The problem with making things foolproof is that fools are so doggone ingenious...Dan Keebler
User currently offlineDEVILFISH From Philippines, joined Jan 2006, 4775 posts, RR: 1
Reply 20, posted (7 years 2 months 3 weeks 19 hours ago) and read 3240 times:

Quoting SEPilot (Reply 19):

What clamor for greater capacities?

I think you answered your own question.....

Quoting SEPilot (Reply 19):
I suspect that the airlines will be happy to wait for new VLA's until there are engines big enough to make them as twins.

So there is that demand - however, they can't help but wait until their requirements could be more efficiently met. I didn't find it necessary to qualify further what you quoted as I had already made the point twice earlier.....

Quoting DEVILFISH (Thread starter):
and the high efficiencies and capacities demanded by the airlines



Quoting DEVILFISH (Reply 16):
The challenge is finding enough refinements to meet the required 15-20% efficiency increase.



"Everyone is entitled to my opinion." - Garfield
User currently offlineTSS From United States of America, joined Dec 2006, 3065 posts, RR: 5
Reply 21, posted (7 years 2 months 3 weeks 19 hours ago) and read 3236 times:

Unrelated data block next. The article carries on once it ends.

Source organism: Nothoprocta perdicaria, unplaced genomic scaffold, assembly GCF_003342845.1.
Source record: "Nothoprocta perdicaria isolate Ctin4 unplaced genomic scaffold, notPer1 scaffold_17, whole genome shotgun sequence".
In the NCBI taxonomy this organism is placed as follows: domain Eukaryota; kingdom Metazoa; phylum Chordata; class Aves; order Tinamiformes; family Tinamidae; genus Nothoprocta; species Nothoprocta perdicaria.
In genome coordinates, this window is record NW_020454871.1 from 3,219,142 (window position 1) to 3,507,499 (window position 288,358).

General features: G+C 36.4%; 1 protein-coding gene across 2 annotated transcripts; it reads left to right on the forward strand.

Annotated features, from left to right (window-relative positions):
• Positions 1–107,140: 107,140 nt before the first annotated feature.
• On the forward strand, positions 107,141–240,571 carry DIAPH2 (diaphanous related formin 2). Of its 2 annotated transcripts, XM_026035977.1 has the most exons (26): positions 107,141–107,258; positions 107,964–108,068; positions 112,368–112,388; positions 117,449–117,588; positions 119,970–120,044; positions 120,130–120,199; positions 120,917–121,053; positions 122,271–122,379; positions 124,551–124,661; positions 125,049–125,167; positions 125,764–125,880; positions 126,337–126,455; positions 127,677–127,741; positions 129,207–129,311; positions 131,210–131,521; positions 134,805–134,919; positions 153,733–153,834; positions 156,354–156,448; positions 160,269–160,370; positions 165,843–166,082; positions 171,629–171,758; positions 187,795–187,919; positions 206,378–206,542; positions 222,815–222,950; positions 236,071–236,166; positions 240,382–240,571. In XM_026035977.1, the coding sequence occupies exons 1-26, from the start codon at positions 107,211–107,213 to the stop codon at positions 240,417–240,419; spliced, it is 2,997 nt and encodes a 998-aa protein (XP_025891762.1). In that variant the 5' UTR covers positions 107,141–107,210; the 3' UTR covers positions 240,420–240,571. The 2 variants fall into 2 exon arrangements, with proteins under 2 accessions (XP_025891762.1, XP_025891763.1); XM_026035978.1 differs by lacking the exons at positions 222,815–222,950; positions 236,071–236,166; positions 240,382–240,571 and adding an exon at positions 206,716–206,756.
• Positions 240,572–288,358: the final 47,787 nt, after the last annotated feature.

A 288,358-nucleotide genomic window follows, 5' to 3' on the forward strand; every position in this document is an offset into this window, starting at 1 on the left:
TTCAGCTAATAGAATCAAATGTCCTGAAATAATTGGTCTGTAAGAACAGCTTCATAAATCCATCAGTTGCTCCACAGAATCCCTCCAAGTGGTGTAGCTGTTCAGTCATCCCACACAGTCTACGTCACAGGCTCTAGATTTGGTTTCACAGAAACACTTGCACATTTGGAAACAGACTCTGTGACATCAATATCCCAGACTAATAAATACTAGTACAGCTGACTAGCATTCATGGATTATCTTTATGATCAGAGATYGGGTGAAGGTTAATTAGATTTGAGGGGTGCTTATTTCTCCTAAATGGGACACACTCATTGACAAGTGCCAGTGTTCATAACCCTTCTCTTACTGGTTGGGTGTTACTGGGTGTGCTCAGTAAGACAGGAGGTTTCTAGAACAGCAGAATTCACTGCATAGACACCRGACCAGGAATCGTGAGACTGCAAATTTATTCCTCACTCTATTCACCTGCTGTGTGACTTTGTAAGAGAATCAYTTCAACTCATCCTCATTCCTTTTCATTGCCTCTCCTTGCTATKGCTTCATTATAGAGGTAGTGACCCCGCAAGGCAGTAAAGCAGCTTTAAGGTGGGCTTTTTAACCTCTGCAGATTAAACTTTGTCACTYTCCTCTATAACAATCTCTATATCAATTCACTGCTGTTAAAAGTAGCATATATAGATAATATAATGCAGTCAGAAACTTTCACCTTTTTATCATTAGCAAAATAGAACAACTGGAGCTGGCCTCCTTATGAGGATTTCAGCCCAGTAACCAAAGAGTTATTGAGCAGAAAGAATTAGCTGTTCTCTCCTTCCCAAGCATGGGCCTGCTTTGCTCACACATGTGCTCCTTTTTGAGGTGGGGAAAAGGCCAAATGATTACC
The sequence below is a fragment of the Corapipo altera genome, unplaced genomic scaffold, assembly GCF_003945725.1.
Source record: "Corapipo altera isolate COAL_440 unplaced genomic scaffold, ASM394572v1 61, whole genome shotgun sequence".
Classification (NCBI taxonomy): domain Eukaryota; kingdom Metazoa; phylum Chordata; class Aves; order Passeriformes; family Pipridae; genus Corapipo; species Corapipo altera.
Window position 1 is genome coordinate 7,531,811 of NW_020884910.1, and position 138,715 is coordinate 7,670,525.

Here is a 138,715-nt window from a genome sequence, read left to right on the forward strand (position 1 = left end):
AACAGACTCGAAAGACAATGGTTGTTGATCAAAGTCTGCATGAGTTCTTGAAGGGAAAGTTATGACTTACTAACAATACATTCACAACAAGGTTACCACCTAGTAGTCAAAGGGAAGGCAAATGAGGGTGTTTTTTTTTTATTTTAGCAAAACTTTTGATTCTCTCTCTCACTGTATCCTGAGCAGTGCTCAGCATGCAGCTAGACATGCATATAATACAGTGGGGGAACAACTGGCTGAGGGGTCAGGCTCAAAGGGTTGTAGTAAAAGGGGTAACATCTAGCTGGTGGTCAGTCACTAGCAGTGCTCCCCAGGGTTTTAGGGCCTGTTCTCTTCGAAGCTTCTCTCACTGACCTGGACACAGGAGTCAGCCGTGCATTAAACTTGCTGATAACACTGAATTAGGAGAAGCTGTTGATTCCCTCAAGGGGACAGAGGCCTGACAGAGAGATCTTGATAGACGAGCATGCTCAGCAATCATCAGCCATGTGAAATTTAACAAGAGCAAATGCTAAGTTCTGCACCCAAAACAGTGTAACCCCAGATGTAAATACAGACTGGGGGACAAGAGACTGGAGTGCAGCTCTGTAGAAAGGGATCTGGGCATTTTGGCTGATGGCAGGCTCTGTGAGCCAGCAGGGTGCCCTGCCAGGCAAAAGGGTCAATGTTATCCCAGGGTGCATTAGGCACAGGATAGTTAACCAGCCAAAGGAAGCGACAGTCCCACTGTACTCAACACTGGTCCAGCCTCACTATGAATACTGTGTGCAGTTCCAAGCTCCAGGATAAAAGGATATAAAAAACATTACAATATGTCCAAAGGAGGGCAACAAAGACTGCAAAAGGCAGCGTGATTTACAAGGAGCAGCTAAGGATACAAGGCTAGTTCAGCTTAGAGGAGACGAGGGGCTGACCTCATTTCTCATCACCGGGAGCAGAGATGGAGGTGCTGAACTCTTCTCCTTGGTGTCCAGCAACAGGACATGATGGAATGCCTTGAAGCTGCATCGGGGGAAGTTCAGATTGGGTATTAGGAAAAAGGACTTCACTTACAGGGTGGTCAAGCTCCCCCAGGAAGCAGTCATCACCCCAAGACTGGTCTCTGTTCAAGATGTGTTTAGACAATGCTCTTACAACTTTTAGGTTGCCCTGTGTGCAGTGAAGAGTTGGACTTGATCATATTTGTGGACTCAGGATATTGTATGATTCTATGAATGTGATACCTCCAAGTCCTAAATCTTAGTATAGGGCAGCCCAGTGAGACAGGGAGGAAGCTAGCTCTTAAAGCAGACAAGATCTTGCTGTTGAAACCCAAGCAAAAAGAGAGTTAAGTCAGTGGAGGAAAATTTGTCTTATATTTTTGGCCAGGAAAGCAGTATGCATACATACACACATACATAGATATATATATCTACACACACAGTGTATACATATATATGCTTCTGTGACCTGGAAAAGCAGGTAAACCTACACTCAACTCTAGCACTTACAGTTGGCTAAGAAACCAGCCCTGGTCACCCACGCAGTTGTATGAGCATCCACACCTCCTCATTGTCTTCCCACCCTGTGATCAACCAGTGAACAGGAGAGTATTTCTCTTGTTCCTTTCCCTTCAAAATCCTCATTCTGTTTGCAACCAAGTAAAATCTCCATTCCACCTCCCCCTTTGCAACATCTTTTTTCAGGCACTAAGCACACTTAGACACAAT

Quoting Starlionblue (Reply 18):
Whoa there. Now you're putting both engines next to each other AND in the empennage?

With rudders on the outboard ends of the wings and forward canards for pitch control, why not? There would be few if any hydraulic lines that far rearward in the fuselage.



Able to kill active threads stone dead with a single post!
User currently offlineSEPilot From United States of America, joined Dec 2006, 6817 posts, RR: 46
Reply 22, posted (7 years 2 months 3 weeks 11 hours ago) and read 3192 times:

Quoting TSS (Reply 21):
With rudders on the outboard ends of the wings and forward canards for pitch control, why not? There would be few if any hydraulic lines that far rearward in the fuselage.

The fact that all commercial airliners since the earliest days have had essentially the same layout is not an accident. Different layouts (canards, flying wings, etc.) have advantages but they also have very real disadvantages. The canard layout has been widely touted as being "stall-proof" and when correctly loaded it is; but the downside is a very restricted CG range compared to a conventional layout. I do not believe that the airlines would accept this; they have enough problems with CG as it is. Putting rudders at the ends of the wings has structural (i.e. weight) penalties. The flying wing (read BWB) concept is actually the one that holds the most promise for the future; the primary problem is passenger acceptance of having no windows. When first introduced it was not practical because stalls were pretty much unrecoverable, but with FBW technology that is not such a factor. If Y3 turns out to be a BWB there is the possibility that it could be a trijet; but I don't think it is likely as Boeing does not believe that the public is ready for it. But if an airliner bigger than the A380 ever is built my bet is that it will be a BWB. Of course one big disadvantage to the BWB is that it is one size; different size variations are impossible.